If you want to hear the reasons without censorship.. here you go... I'm warning you this is the uncensored truth and a lot of politically correct people would call me names for saying this but this is it... don't read if you can't handle the truth! Ottawa can't keep its engineers. Plain and simple. The brain drain has never been about doctors or anyone else. In fact stats can shows next to no doctors leaving and some years we had a net gain. Back to engineering.... engineers are currently one of the lowest paid professions on an hourly scale, even salary. Salaries may appear reasonable but they are about the same as Electricians and lower than teachers. If you convert engineering salary to hourly pay and account for all the unpaid overtime engineers do ... you get about 30$ an hour. Teachers on the other hand make over 50$ an hour. Saldy, 30$ / hour for an engineer developing new products and keeping up with technology that changes every six months, courses, Masters and PhD's (masters is the rule, not the except nowadays.. if you don't have it good luck). Long story short... the very second an engineer graduates he/she is looking to leave for the west. Some do co-op in Ottawa get a lowly offer and stay 1-2 years to build up some experience all while looking for jobs out west. Ottawa can't do anything about this because it just doesn't pay and taxes in Canada are high (income + HST is high compared to state income and sales taxes in the US). Homes are also priced high compared to a large number of states. Overall, an lowly engineering hourly pay in Ottawa doesn't go far for the hours worked and the vacation and lack of benefits and pensions don't cut it. Most engineers are extremely smart and put in the extra effort constantly that you don't see in other professions due to entitlement. We can already see how the talent in Ottawa has disappeared and will not return. If Ottawa wants to be competitive it must stop being so social and start rewarding hard work, risk and pay for that. The police, firefighters in Ottawa just got a beefy 3% (retro active to 2011) raise on their already beefy salaries of over 110k on average. No wonder a lowly engineering making less than some trades will get up and go out west at the first chance he/she gets. Finally a major point is: FAARRR TOOO MANY GRADUATES IN OTTAWA AND NO JOBS TO SUPPORT THEM! (Foreign students come here and get a work visa almost immediately so Canadian students have zero chance as the competition supported by our liberal (not the party) government is too high and immigrants are willing to work for cheap just to work to get a visa.)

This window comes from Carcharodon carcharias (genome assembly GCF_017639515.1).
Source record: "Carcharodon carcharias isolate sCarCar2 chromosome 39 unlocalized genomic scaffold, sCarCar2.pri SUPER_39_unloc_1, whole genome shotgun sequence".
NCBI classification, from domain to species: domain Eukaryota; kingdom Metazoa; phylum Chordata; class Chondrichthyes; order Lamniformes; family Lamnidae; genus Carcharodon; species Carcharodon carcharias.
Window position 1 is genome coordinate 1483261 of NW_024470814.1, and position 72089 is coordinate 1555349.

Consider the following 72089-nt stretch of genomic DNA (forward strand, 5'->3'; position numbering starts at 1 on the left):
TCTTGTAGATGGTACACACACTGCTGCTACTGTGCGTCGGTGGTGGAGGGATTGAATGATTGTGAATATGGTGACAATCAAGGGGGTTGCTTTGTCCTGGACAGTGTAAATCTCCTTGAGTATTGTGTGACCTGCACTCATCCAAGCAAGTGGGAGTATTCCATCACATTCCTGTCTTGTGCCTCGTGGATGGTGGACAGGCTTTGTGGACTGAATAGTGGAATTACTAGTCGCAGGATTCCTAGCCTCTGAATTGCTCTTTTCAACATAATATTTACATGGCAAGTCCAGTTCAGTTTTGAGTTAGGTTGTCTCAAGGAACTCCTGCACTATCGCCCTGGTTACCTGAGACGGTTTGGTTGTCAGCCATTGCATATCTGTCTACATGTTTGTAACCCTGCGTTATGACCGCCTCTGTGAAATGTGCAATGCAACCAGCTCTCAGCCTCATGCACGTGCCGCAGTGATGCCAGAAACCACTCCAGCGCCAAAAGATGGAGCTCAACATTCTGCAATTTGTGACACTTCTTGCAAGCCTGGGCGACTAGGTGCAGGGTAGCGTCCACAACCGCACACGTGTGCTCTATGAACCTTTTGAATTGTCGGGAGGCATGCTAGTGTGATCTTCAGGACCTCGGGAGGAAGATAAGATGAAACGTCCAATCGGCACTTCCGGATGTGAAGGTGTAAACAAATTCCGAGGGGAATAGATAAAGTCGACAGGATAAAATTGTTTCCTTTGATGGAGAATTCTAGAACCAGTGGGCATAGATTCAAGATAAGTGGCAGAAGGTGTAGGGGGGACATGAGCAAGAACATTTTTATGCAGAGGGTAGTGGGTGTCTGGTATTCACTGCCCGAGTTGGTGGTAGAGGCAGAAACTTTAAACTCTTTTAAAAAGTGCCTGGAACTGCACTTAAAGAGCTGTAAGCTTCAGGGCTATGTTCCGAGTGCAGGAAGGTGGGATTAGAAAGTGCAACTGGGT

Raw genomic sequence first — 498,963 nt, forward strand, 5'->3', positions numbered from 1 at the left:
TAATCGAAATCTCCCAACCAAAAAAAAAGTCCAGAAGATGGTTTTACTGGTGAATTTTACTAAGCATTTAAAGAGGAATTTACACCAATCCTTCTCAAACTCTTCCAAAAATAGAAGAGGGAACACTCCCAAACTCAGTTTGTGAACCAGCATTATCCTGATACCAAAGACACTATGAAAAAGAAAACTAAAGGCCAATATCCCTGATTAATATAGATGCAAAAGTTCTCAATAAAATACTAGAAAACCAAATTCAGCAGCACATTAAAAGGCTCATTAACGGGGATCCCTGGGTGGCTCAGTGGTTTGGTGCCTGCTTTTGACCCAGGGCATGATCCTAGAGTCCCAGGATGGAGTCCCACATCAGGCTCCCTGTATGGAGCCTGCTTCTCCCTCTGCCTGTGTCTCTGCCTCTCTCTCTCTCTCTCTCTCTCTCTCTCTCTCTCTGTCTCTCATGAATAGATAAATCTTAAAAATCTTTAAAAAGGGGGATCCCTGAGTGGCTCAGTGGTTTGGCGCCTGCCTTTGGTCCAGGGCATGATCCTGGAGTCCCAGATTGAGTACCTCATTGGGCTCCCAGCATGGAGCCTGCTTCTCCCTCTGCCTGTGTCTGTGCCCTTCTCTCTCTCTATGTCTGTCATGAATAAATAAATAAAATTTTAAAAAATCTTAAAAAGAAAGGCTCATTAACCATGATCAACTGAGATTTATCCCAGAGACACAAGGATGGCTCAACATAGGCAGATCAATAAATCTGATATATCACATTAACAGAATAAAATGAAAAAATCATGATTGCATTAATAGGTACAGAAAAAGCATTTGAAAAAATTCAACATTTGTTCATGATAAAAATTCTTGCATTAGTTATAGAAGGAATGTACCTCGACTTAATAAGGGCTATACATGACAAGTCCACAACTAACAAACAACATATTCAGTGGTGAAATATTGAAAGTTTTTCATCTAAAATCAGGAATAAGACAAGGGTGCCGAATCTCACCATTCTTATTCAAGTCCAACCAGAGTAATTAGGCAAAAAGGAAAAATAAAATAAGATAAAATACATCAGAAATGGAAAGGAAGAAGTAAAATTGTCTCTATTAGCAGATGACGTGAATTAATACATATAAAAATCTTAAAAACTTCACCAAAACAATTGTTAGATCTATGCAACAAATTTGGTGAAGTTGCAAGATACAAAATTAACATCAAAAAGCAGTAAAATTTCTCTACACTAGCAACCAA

• Liz
    January 22, 2013 - 15:27

    If your son took environmental engineering he should go out west (go and visit - don't use the internet) to look for a job. Most of the companies in Ottawa are only interested in people that live and breathe software/IT.

  • Terry
    January 22, 2013 - 10:34

    Has your son applied to work out west in either the oil patch or potash mines? Sounds like they may have a need for his skills.

  • Syed Rizvi
    January 21, 2013 - 08:50

    I am a concerned father as my son recently graduated from Carleton University in Environmental Engineering and for the past six months he has been applying to hundreds of companies on advertised positions but did not get even a single interview call though he was one of the top students. As he was completing his studies I was expecting that he will be easily absorbed by Environment Canada due to his major in studies, experience during a summer job and projects he completed during his studies but unfortunately Environment Canada is not accepting any new Graduates as yet. I hope this situation gets better sooner than later. A concerned father